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15 Feb 2024

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Nigeria Faces Large-Scale Challenges, Poised to Make Large-Scale Impact

A report circulating around West Africa notes the Nigerian government's intention to end electricity subsidies. The government has said it will need US$2 billion for the subsidy this year, compared to $450 million budgeted for it. As possible mitigation, the government will also now allow Nigeria's 36 states to generate power independently for the first time.

Fuel subsidies will also be ending, according to another report making the rounds.

The reports illuminate this large country's ongoing battle to deliver key services to the people who live there, and develop its economy to something closer to its potential.

Nigeria's Under-Developed Electricity Grid
As things stand, Nigeria's electricity grids deliver only 2% of the per-person electricity of fully developed economies. Even among the Least Developed Countries (LDCs) of the world, a commonly used term used by economists, Nigeria trails several other nations in the strength of its electricity grid.

The Nigerian government has pointed to several reasons for “the constant collapse of the power grid,” according to the first report cited above, saying it's “caused by the shortage of gas, aging machines in the grid value chain, low capacity to evacuate generated power, and destruction of power stations in some parts of the North-East geopolitical zone of the country.”

IDCA Research Confirms the Situation
The IDCA Digital Readiness Index has found similar concerns in analyzing Nigeria. The country scores below the world average overall and in all four broad categories the Index covers: Economy, Environment, Social, and Governance.

Nigeria does produce about 25% of its electricity from renewable resources, at the world average, comparable with the percentage in the US, and one of two big metrics that affect its Environmental score. But its economic efficiency in producing emissions, the other big Environmental metric, trails at least 20 other African nations, and is half that of the US.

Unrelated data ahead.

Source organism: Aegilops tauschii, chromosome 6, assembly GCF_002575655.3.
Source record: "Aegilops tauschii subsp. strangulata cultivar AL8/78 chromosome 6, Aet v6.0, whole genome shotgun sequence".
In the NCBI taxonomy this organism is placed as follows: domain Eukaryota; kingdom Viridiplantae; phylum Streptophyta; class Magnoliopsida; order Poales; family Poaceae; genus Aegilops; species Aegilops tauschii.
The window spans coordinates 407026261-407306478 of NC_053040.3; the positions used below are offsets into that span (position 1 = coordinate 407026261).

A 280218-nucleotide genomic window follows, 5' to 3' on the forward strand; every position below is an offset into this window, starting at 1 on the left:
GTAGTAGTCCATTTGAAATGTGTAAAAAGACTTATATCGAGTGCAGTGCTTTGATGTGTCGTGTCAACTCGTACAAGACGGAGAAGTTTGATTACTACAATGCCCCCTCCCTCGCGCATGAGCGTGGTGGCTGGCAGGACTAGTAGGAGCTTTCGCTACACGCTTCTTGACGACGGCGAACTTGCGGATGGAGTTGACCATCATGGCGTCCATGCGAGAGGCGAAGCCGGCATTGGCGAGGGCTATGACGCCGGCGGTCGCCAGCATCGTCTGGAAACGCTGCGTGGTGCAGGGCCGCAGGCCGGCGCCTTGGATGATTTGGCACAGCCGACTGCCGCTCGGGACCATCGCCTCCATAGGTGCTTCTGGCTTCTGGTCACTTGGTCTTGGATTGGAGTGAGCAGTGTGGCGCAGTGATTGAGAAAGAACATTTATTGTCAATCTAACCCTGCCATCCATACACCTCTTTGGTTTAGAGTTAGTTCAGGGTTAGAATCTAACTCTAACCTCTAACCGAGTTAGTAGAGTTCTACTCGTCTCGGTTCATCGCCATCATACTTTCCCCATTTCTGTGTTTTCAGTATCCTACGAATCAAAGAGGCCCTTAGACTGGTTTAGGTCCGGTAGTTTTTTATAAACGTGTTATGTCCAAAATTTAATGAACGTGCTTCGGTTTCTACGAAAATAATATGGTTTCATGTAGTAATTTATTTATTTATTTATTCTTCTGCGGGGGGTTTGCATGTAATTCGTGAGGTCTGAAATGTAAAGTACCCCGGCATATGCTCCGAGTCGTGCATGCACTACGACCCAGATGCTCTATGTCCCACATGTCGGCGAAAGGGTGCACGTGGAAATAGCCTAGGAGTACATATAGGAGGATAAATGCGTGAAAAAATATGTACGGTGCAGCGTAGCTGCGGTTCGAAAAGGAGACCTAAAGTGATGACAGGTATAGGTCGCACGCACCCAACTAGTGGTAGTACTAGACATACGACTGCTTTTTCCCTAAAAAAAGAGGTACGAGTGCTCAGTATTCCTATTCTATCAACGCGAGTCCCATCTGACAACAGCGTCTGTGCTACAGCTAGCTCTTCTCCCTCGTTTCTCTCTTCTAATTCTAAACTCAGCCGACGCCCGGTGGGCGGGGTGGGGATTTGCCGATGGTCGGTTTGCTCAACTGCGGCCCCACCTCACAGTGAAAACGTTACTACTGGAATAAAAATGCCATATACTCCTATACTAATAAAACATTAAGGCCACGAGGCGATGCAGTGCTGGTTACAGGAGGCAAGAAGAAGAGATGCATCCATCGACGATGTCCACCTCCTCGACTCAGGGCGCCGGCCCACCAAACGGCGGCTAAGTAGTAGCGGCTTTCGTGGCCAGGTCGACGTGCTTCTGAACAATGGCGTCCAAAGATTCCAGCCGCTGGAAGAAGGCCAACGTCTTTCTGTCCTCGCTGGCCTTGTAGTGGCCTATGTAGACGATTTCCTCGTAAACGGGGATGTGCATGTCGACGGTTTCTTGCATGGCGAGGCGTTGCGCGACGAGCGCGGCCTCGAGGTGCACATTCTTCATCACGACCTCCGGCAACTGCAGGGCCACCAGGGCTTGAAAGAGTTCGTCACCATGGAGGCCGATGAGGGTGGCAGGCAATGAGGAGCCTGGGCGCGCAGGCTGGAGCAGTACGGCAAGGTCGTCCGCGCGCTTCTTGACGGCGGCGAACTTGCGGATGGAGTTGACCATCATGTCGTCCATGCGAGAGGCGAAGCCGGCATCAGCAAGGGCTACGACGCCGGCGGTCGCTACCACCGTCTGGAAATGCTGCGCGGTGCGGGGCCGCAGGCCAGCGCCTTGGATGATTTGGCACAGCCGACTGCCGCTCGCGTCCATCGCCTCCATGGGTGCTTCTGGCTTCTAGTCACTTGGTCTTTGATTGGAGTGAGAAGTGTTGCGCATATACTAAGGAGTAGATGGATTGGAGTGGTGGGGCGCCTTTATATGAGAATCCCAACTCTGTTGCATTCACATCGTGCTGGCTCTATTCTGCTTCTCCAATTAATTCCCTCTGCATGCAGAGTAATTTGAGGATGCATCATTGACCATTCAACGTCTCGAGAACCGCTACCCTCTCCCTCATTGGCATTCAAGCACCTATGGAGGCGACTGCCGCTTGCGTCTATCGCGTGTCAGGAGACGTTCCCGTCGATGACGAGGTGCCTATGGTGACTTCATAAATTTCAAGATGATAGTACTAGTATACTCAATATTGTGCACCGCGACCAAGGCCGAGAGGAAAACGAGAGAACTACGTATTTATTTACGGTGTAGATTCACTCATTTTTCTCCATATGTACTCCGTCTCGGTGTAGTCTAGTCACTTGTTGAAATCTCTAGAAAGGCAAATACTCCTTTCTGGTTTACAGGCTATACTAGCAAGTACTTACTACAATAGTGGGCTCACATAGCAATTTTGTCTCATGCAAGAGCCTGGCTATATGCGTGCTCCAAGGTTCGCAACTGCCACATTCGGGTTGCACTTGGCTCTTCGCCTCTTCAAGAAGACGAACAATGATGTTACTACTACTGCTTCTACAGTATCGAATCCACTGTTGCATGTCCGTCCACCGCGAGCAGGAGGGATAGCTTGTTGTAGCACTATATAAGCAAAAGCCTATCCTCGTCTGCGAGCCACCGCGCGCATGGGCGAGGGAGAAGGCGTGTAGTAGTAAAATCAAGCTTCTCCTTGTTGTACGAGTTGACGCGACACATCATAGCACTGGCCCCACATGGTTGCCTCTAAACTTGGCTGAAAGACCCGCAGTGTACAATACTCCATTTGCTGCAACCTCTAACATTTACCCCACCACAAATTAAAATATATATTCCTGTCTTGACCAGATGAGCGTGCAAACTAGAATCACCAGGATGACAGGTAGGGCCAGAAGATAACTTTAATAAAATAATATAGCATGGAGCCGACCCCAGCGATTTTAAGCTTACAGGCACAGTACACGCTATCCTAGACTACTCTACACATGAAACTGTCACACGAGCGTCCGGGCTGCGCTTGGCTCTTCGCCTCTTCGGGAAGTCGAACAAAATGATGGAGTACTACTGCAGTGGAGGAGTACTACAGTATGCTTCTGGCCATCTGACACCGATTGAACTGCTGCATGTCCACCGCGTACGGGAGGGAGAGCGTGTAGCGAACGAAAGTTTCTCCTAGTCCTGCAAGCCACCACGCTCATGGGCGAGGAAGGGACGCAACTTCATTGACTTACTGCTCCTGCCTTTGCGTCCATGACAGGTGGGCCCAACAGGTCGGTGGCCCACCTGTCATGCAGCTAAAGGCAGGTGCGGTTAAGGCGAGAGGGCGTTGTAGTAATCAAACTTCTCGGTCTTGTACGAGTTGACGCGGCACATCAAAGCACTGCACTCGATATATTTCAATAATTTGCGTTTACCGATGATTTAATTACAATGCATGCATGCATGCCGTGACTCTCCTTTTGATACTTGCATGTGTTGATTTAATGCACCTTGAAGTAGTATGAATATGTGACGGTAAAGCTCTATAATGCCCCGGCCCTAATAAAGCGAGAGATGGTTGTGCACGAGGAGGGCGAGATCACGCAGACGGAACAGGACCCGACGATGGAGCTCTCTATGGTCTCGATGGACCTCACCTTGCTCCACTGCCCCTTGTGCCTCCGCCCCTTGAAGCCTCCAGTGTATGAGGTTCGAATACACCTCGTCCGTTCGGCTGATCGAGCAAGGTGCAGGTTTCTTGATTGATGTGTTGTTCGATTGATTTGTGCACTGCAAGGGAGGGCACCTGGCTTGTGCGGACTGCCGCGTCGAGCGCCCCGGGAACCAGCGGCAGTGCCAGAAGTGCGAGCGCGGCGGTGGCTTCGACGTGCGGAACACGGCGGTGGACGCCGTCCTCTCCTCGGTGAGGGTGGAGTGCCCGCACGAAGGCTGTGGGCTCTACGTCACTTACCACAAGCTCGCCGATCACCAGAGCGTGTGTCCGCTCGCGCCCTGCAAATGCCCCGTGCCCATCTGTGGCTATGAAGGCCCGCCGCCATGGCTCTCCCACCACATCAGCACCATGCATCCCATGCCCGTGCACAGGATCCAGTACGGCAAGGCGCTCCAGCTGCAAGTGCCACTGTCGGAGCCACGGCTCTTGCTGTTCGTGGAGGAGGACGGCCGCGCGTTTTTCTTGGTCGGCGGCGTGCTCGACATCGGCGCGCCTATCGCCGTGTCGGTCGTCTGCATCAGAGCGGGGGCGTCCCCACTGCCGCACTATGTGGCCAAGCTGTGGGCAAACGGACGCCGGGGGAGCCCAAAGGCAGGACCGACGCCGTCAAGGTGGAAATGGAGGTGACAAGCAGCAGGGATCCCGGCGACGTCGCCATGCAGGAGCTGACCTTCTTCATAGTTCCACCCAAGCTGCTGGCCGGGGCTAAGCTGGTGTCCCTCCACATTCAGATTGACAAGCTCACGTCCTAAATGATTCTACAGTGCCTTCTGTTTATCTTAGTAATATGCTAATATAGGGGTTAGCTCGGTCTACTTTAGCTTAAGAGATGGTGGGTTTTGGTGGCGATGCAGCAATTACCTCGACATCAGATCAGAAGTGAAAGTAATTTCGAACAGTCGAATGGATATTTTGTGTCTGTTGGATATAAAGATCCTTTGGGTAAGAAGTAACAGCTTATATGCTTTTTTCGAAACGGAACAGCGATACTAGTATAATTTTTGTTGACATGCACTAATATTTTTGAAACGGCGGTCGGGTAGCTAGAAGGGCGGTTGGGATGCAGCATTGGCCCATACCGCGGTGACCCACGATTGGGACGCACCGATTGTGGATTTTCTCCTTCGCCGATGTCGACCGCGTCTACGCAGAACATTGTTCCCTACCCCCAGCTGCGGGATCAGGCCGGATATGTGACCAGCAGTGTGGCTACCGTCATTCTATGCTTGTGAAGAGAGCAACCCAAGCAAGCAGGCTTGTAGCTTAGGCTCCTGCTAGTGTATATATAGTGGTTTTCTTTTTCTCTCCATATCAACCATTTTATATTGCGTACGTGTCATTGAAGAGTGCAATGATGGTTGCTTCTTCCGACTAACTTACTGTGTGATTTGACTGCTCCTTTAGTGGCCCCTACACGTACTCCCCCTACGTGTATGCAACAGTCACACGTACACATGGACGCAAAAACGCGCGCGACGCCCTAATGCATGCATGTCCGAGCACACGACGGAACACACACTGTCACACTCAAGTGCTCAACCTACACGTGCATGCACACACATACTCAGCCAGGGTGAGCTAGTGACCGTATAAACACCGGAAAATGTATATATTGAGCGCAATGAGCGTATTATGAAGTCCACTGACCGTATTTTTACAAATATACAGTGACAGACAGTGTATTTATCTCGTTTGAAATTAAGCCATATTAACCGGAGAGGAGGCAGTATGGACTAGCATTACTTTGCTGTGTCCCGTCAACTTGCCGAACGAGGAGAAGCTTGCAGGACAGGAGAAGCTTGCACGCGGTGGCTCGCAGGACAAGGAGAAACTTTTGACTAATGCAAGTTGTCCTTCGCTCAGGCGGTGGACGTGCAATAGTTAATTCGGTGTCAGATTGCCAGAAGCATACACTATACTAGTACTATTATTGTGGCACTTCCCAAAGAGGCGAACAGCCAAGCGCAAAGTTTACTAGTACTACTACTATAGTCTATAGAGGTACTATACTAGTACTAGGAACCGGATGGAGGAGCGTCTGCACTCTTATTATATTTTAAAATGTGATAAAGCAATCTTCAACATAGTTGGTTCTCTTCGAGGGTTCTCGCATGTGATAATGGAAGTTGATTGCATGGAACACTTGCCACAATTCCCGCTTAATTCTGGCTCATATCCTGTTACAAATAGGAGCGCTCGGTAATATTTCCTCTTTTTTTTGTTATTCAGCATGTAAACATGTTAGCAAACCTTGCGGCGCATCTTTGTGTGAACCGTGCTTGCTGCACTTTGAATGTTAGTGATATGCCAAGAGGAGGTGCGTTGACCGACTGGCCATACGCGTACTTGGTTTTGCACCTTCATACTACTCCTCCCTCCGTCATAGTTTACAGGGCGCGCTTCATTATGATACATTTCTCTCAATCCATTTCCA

Nigeria has edged ahead of South Africa as having the continent's largest overall economy, now approaching $400 billion per year. But it has achieved this mark with four times as many people as South Africa – its per-person income of less than $3,000 per year has declined a dramatic 28% over the past decade as its currency has consistently lost value.

Nigeria Remains Potentially Consequential
In the midst of much dire news, Nigeria remains one of the potentially most consequential nations in the world by dint of its size.

Anchored by two large seaports in the Lagos area and several others along its coast, Nigeria encompasses a land area larger than Texas and Oklahoma combined (or almost as large as France and Spain combined, for European readers).

Nigeria's population of 230 million people is the sixth-largest in the world, and is almost 70% that of the third-largest United States. At current population growth rates, Nigeria will in fact surpass the US in population in 2036, when each nation would have more than 400 million people.

Nigeria in the Impact Zone
Nigeria's standing within the Digital Readiness Index places it in the Impact Zone, those nations that could benefit the most (and most quickly) from aggressive development of its Digital Infrastructure and an economy centered around it. Electricity must come first, though, and the Nigerian government has stated that “it will not award any new (electricity project) contracts until all projects it has (already) awarded are completed.”

IDCA data shows that Nigeria needs to bring more than 50 new gigawatts of power online – an investment of more than $100 billion, or more than 25% of its annual economy – just to bring its grid up to 25% of developed-world levels.

So It's Time to Make an Impact
Nigeria is a nation rich in culture and human resources. It has a new government headed by President Bola Ahmed Tinubu. Within that government, Nigeria has a tech-focused strategy led by several agencies and a strategic blueprint for 2023-2027 that aims to create 3 million technical jobs in the country while focusing on infrastructure, education, government policy, innovation and investment.

Within this strategy, IDCA recently conducted a training and certification program in Lagos that was focused Digital Infrastructure. Of all the nations in the Digital Readiness Index Impact Zone, Nigeria is the place where the most impact can be made.

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